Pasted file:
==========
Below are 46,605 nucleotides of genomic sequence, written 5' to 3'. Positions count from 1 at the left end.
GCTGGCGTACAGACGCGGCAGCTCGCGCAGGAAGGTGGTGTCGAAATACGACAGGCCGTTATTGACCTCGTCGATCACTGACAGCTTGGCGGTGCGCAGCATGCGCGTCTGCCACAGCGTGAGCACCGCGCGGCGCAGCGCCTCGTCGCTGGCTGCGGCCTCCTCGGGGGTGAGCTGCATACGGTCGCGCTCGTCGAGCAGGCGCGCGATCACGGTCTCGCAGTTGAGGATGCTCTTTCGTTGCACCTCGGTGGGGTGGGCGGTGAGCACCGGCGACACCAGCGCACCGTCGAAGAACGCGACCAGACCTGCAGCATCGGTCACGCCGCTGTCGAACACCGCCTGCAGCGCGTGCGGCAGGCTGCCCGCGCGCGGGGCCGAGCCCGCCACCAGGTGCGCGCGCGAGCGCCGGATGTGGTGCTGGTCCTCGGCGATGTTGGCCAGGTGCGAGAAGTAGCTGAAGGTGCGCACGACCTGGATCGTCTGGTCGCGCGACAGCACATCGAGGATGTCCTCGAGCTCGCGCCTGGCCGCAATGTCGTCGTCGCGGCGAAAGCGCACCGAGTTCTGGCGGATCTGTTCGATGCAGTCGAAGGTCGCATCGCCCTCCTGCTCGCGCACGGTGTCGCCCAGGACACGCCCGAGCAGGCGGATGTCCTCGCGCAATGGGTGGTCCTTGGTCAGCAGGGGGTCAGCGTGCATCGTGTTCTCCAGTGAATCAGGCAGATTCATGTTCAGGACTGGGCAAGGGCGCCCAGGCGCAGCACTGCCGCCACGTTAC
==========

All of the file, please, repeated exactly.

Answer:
Below are 46,605 nucleotides of genomic sequence, written 5' to 3'. Positions count from 1 at the left end.
GCTGGCGTACAGACGCGGCAGCTCGCGCAGGAAGGTGGTGTCGAAATACGACAGGCCGTTATTGACCTCGTCGATCACTGACAGCTTGGCGGTGCGCAGCATGCGCGTCTGCCACAGCGTGAGCACCGCGCGGCGCAGCGCCTCGTCGCTGGCTGCGGCCTCCTCGGGGGTGAGCTGCATACGGTCGCGCTCGTCGAGCAGGCGCGCGATCACGGTCTCGCAGTTGAGGATGCTCTTTCGTTGCACCTCGGTGGGGTGGGCGGTGAGCACCGGCGACACCAGCGCACCGTCGAAGAACGCGACCAGACCTGCAGCATCGGTCACGCCGCTGTCGAACACCGCCTGCAGCGCGTGCGGCAGGCTGCCCGCGCGCGGGGCCGAGCCCGCCACCAGGTGCGCGCGCGAGCGCCGGATGTGGTGCTGGTCCTCGGCGATGTTGGCCAGGTGCGAGAAGTAGCTGAAGGTGCGCACGACCTGGATCGTCTGGTCGCGCGACAGCACATCGAGGATGTCCTCGAGCTCGCGCCTGGCCGCAATGTCGTCGTCGCGGCGAAAGCGCACCGAGTTCTGGCGGATCTGTTCGATGCAGTCGAAGGTCGCATCGCCCTCCTGCTCGCGCACGGTGTCGCCCAGGACACGCCCGAGCAGGCGGATGTCCTCGCGCAATGGGTGGTCCTTGGTCAGCAGGGGGTCAGCGTGCATCGTGTTCTCCAGTGAATCAGGCAGATTCATGTTCAGGACTGGGCAAGGGCGCCCAGGCGCAGCACTGCCGCCACGTTAC